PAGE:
[sdiy] Polyphonic MIDI to CV
brianw at audiobanshee.com
Sun Jul 11 03:29:14 CEST 2021
On Jul 9, 2021, at 13:59, Tom Wiltshire <tom at electricdruid.net> wrote:
> On 9 Jul 2021, at 18:49, Rutger Vlek via Synth-diy <synth-diy at synth-diy.org> wrote:
>> Interesting project! I have been playing with the same idea for a while. It's quite a challenge to replace keyboards with buss bars typically used in divide down architectures. The range probably does not need to cover alle 128 midi notes, but at least the range of a stringer. A large array of quad VCAs (2164) could do the trick, but is rather costly. Via mcu you would be able to combine VCAs for multiple octaves on a single key (something normally done with multiple buss bars).
> I think we need to be looking at the electronic organ tech this string machines were derived from. There’s a ton of stuff there about how to do polyphonic enveloping/gating of signals for cheap. Mostly along the lines of the Roland swing-type VCA with transistors, CMOS switches, or logic gates.
I recall that the TR-808 uses these transistor VCA circuits. Are they called "swing-type" because the output has a DC offset? I think the CV for the VCA level ends up appearing as a DC offset, but that's reasonably solved by AC-coupling the output to the next stage of the audio mixer. I also recall that the TR-808 has simple Decay envelopes.
>> An alternative architecture I wondered about is a Bottom Octave generator and Saw wave multipliers to achieve the higher octaves. In theory it could give you saw and square waves simultaneously for all notes, but I don't know if it can be implemented in analog reliably. Has anyone ever tried it before?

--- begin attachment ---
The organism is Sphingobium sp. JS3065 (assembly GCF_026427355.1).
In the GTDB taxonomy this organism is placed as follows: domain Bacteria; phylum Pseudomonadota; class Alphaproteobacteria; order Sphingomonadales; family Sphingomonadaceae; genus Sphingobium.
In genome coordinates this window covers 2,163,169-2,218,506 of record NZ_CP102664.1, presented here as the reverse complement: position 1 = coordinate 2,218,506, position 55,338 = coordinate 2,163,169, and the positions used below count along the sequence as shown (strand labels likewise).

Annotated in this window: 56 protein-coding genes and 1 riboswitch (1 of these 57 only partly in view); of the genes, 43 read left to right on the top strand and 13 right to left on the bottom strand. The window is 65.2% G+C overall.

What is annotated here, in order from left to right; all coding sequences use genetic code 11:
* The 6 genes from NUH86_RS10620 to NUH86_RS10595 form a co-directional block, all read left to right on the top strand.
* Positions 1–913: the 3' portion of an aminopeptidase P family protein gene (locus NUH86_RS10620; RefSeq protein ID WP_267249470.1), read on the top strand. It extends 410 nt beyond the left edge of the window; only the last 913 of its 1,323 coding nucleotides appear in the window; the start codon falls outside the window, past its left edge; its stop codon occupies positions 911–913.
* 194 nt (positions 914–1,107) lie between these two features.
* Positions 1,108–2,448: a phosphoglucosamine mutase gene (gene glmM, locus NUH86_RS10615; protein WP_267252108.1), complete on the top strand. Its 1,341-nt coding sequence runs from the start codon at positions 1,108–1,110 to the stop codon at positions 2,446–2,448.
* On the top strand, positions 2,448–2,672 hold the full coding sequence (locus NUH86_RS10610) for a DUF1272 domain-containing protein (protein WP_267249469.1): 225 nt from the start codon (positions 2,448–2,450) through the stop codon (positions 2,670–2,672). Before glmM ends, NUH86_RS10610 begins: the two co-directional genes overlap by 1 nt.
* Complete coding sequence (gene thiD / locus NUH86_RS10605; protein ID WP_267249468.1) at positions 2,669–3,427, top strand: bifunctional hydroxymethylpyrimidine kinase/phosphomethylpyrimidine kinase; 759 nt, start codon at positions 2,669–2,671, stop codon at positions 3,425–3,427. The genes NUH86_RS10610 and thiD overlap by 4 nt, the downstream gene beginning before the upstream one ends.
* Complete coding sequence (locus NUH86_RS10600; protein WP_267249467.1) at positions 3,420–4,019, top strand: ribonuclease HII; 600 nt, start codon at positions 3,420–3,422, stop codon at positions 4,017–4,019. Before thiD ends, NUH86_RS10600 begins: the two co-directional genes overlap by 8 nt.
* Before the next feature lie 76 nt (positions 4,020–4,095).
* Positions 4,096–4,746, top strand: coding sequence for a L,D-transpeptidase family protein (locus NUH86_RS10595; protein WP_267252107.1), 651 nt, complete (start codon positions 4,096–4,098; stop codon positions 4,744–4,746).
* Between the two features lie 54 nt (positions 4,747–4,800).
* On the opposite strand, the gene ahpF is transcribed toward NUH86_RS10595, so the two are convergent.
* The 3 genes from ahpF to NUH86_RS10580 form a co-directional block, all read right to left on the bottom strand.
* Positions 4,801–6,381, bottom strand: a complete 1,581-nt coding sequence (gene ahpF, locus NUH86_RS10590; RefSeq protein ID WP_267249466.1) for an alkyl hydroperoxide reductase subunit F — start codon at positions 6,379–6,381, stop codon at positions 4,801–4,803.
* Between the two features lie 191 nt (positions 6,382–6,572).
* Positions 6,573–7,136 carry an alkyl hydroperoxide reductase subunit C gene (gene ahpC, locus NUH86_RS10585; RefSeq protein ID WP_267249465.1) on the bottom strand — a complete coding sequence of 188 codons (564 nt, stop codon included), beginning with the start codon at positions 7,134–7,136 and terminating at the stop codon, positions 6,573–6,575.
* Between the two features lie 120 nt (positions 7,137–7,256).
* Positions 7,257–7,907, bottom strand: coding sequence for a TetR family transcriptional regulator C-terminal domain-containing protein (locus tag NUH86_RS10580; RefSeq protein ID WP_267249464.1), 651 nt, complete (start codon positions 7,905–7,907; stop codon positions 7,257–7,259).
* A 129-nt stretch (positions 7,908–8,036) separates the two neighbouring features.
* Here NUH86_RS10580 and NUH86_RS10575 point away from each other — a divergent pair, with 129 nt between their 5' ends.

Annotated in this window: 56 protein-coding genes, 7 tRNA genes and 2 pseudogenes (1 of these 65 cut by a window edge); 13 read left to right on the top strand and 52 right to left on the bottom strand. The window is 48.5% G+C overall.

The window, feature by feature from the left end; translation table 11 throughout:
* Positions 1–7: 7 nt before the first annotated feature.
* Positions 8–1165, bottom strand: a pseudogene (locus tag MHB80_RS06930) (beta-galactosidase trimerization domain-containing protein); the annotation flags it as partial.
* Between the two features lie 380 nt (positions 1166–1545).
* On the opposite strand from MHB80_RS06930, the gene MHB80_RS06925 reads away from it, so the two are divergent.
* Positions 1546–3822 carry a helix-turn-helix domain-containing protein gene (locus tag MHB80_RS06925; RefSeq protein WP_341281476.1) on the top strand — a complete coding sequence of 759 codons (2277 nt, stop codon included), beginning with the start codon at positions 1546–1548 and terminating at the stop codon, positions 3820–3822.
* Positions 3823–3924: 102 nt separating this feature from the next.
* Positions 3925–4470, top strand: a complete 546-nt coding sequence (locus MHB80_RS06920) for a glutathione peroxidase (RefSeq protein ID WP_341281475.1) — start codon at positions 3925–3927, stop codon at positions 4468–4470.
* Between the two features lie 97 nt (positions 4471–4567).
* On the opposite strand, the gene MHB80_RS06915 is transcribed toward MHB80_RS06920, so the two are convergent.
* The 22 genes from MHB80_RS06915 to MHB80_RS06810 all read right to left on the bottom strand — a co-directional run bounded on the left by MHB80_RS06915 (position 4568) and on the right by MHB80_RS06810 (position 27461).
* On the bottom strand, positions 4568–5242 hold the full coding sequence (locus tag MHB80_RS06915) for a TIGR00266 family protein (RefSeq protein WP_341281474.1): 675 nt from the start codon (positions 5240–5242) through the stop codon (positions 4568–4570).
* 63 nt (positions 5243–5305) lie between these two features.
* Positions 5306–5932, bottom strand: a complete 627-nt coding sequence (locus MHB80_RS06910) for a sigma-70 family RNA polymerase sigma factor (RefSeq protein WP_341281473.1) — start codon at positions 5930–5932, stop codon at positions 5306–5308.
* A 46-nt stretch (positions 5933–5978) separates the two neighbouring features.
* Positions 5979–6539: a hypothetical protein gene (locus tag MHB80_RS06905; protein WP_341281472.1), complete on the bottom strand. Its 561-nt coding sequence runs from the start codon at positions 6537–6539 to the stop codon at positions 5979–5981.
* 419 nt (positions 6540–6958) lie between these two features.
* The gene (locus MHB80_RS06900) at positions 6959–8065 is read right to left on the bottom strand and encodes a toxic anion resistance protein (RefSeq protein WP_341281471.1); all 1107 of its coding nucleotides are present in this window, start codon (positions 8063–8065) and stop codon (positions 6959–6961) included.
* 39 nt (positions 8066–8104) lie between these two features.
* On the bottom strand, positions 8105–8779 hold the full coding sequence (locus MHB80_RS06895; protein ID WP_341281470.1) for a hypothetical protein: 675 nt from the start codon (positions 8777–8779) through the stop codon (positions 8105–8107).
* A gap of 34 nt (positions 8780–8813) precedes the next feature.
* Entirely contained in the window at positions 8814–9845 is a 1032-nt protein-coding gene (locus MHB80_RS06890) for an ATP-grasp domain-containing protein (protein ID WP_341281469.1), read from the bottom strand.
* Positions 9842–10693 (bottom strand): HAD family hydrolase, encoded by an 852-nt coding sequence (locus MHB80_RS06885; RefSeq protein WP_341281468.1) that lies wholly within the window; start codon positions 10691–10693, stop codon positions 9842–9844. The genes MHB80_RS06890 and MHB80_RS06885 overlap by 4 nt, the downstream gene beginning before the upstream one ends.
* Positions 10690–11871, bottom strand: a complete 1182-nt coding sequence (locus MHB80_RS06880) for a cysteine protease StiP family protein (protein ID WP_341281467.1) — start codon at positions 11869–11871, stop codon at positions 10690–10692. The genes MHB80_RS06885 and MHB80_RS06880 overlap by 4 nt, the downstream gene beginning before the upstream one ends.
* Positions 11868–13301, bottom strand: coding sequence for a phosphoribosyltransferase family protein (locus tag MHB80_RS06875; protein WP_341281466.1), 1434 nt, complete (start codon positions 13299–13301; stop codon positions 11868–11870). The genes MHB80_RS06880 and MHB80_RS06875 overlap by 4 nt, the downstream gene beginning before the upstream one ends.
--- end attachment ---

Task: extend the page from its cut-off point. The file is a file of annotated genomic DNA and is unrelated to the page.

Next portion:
> I've tried it using triangle waves, which can be pitched up an octave by using a precision fullwave rectifier. Any offset in the triangle shows up as a fundamental in the supposedly-doubled output. I found it was possible to make it work, but fiddly to adjust when I tried with four or five octaves. And that was a monophonic application!
I assume that the triangle offset shows up as a fundamental because the output alternates between two similar periods.
I believe that a comparator could be used to turn a saw into a square, which could then be inverted and added to the original saw to double the frequency. The precise threshold would probably create the same problem with a fundamental showing up in the output, because there would again be an alternating pattern between two similar periods - unless they were precisely the same.
> The great advantage of the standard flip-flop divider is that you get a genuine solid octave-down with no messing about, even if the input duty cycle isn’t exactly correct.
Indeed. Not only is the flip-flop divider immune to input duty cycle variations, but it's output has a perfect 50/50 duty cycle.
The disadvantage is that you have a square :-) that begs conversion into another shape.
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